International Encyclopedia of Rehabilitation

Asthma Education

Benjamin Volovitz


This position paper includes a general summary of the current status of childhood asthma education and theoretical and practical suggestions for the development of new education programs and the promotion of asthma prevention measures. The following subjects are discussed: The burden of asthma; Why asthma is underdiagnosed and undertreated; The effectiveness of patient education programs; The importance of the physician-patient partnership; The Cost-effectiveness of patient education programs and what an effective education program should include. Finally, a practical proposal is offered for the establishment of an International Coalition for Asthma Prevention and Research which will define the criteria for participating countries.

The burden of asthma

Asthma is the most common chronic childhood illness (Weitzman et al., 1992, Newacheck et al., 1986, Gellert et al., 1990), with an incidence of 10-15 % in the pediatric population (Amirav and Burg, 1994a). It is a source of great deal of suffering to both the children and their families (Amirav et al., 1994b). Though asthma is one the most treatable and well-understood chronic conditions of childhood, it continues to increase in both prevalence and morbidity (Weitzman et al., 1992; Gergen et al., 1990; Gergen et al., 1988; Weiss et al., 1993; Weiss et al., 1992; Sly, 1999; Bloomberg and Strunk, 1992; Evans et al., 1987; Sly, 1988; Banerjee et al., 1987). While hospitalization rates have diminished for most childhood conditions, they have increased for asthma (Gergen et al., 1990). The death rate from asthma, albeit relatively low in children, is also on the rise (Paulozzi et al., 1986; Sly, 1984; Buist, 1988).

Children with asthma are major consumers of health services (Weiss et al., 1992). In the USA an average of 6.4% of the annual family income of middle class families, and of 10% in low-income families, is spent for the management of childhood asthma (Marion et al., 1985). Children with asthma miss school more frequently (Parcel et al., 1979), make more visits to emergency departments and physician's offices (Schwartz, 1984), and spend more time in the hospital than healthy children (Ellis, 1983). Asthma has also been linked to poor school performance (Pless, 1974; Creer et al., 1976), especially among children of low socioeconomic status (Fowler et al., 1992). Children with asthma also have problems related to poor psychological adjustment (Kim et al., 1980), low self-image (Creer et al., 1976), and disruption of family life (Buist, 1988; Ellis, 1983). The failure to clinically diagnose asthma and the subsequent lack of adequate treatment (Anderson et al., 1981) may cause considerable morbidity also later in adult life (Speight et al., 1983).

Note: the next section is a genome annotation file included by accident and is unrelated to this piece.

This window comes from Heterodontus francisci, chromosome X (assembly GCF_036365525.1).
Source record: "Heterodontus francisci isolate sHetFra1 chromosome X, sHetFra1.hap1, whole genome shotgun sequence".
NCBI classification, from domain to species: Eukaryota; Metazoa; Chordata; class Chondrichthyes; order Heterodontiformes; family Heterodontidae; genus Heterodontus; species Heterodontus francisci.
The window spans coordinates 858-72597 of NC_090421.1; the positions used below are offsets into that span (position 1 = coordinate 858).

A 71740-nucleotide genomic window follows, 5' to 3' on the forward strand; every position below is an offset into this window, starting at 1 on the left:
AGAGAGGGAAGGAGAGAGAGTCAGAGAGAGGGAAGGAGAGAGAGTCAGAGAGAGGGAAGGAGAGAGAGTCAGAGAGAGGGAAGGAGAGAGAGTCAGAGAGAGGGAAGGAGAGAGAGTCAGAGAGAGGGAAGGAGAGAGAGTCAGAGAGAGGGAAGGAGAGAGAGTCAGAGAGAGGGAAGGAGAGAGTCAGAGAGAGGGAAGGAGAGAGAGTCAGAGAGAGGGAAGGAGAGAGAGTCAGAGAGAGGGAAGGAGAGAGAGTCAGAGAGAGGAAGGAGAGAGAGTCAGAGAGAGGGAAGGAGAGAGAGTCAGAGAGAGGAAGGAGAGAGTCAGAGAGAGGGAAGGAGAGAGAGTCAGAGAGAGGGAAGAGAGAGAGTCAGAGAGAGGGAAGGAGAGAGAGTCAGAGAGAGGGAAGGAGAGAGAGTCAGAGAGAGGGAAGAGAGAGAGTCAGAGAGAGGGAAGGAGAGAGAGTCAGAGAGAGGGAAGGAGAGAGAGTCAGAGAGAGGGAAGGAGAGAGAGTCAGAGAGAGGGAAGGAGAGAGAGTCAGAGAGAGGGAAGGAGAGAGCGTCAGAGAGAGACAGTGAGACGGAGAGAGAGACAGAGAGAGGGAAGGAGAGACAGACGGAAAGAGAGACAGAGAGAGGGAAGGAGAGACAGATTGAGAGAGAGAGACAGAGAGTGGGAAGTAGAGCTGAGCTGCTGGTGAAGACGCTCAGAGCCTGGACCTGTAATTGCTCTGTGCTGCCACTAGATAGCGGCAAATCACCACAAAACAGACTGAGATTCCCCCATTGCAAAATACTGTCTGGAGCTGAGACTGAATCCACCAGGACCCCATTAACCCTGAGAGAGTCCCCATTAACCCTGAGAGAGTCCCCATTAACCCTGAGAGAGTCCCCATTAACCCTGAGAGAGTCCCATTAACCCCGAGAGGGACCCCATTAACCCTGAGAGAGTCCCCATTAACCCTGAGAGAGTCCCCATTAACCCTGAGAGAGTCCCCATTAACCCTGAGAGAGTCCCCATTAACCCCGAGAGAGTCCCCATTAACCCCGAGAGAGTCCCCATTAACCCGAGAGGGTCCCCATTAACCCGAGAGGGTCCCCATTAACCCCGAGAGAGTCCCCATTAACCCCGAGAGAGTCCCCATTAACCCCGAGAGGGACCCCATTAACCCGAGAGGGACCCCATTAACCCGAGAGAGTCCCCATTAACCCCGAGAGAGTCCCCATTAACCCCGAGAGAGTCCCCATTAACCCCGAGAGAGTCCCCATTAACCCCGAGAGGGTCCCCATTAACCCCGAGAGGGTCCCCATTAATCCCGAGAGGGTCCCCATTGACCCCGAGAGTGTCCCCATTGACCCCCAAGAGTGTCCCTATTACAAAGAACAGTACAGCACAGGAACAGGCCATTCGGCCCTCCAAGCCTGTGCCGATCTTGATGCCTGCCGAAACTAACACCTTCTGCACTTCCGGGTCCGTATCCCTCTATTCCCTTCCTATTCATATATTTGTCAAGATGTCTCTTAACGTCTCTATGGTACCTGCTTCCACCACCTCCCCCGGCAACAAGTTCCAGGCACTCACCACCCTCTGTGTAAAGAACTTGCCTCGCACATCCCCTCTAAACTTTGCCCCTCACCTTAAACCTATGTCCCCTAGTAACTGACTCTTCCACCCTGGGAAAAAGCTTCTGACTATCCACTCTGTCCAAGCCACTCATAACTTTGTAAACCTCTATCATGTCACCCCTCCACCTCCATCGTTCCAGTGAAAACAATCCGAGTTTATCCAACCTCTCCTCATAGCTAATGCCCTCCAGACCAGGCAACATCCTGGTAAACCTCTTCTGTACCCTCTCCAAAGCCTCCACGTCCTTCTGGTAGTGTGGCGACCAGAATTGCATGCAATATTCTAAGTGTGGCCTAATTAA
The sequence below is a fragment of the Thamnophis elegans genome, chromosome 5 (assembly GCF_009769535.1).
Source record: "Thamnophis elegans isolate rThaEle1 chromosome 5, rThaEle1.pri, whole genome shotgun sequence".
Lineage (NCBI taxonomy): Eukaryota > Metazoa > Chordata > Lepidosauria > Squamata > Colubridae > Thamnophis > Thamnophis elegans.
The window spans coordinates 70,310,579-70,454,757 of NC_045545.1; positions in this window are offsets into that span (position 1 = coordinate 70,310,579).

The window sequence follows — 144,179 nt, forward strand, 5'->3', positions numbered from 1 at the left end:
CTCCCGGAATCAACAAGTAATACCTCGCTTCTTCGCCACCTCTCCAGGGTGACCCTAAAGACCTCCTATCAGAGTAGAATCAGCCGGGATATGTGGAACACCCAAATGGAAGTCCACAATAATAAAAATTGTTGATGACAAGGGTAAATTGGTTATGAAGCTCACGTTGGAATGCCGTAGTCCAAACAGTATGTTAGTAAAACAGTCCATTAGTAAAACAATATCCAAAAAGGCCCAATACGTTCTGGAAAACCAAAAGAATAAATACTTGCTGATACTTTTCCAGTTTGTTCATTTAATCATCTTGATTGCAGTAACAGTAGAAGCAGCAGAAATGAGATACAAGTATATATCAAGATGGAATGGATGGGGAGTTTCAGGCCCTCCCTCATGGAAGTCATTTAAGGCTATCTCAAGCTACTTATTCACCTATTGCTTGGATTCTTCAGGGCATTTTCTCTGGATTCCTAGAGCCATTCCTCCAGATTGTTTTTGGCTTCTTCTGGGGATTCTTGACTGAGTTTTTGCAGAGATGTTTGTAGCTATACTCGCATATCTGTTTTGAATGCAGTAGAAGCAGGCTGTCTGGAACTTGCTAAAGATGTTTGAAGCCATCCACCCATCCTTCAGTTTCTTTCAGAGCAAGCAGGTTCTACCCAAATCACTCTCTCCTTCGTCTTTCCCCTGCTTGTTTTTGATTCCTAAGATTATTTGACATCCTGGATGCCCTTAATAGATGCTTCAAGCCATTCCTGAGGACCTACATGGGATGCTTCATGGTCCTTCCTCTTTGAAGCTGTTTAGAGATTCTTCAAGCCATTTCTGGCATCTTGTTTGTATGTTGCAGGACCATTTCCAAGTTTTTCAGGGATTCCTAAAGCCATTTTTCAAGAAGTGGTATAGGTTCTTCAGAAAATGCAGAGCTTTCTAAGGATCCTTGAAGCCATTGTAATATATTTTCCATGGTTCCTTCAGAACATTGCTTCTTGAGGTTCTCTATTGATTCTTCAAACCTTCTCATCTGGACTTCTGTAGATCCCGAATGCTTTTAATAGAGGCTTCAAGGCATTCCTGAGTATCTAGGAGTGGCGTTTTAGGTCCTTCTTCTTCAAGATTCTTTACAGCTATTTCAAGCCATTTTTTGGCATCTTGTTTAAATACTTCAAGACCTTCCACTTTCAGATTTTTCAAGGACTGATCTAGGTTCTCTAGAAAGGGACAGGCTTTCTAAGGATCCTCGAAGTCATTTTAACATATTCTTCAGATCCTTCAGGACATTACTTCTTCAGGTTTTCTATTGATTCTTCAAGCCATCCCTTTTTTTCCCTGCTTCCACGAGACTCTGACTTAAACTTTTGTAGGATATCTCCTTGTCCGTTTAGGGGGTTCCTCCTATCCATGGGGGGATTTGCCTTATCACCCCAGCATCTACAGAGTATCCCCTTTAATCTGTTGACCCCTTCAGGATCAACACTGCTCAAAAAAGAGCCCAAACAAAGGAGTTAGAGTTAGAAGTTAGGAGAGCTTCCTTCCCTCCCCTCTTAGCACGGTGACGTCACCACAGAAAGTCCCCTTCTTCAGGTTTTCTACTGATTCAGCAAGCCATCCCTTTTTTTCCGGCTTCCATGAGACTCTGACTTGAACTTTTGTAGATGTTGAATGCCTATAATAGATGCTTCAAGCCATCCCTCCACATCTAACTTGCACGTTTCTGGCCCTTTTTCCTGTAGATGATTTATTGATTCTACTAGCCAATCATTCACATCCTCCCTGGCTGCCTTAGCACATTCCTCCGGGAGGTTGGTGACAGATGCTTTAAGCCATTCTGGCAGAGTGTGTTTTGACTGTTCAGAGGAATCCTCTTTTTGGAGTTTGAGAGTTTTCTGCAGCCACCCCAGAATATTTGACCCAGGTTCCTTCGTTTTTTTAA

Why is asthma underdiagnosed and undertreated?

The reasons for the increase in the morbidity and mortality from asthma are both physician- and patient-related. First, many doctors and health providers do not have sufficient updated information about the diseases underlying mechanism and the diagnosis (Cramer et al., 1991), and the new asthma drugs avaliable (Korsch and Negrete, 1972). Studies have shown that only a small proportion of practicing pediatricians and medical personnel have adequate understanding of the changing concept of asthma management (Henry et al., 1993; Morisetty et al., 1993) leading to underdiagnosis, undertreatment of asthma (Banerjee et al., 1987; Anderson et al., 1981; Speight et al., 1983; Lewis et al., 1994; Bauman et al., 1992; Trautner et al., 1993; Holgate and Dow, 1988). Many doctors also do not have the skill to correctly operate the new inhales and spacers (Greineder et al., 1995), leading poor patient skills and low compliance (Rubinfeld et al., 1988). Physicians also tend to overestimate patient compliance (Horn et al., 1990; Mushlin and Appel, 1977; Moudgil and Honcy bourne, 1977), and may fear verification as an audit of their clinical skills (Horn et al., 1990).